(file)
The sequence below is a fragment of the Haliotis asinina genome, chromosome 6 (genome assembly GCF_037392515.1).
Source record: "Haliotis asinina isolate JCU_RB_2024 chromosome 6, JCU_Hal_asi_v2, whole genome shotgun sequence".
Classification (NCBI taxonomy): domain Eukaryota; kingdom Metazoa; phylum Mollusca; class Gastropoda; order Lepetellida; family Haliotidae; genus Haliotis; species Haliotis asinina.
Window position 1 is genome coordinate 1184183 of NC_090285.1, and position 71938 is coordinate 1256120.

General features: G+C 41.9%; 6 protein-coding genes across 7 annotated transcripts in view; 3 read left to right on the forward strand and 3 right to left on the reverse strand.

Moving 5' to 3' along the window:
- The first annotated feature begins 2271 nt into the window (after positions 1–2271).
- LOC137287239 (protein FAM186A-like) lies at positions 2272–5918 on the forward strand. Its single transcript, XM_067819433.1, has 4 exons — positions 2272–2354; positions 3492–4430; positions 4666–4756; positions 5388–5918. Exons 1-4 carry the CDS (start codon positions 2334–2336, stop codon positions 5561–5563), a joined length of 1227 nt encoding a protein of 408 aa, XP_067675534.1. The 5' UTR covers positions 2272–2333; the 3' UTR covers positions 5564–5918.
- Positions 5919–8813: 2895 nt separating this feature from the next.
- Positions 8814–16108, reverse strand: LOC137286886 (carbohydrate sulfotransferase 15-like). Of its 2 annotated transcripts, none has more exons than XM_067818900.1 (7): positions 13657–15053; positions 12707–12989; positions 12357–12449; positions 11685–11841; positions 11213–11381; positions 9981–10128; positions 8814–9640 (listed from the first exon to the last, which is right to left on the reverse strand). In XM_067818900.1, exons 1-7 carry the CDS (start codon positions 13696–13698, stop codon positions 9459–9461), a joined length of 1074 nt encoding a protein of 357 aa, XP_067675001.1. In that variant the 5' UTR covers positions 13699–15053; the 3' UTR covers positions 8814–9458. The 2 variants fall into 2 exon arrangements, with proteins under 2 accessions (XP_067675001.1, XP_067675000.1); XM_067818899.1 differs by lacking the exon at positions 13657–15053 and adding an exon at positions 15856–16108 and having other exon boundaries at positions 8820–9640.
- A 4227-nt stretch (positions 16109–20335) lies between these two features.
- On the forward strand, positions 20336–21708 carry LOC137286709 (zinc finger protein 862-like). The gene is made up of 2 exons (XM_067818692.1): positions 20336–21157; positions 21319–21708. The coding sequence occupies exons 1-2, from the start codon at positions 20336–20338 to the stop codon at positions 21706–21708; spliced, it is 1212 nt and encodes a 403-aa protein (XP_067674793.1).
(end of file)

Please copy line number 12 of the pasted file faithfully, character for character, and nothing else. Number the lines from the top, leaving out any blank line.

- On the forward strand, positions 20336–21708 carry LOC137286709 (zinc finger protein 862-like). The gene is made up of 2 exons (XM_067818692.1): positions 20336–21157; positions 21319–21708. The coding sequence occupies exons 1-2, from the start codon at positions 20336–20338 to the stop codon at positions 21706–21708; spliced, it is 1212 nt and encodes a 403-aa protein (XP_067674793.1).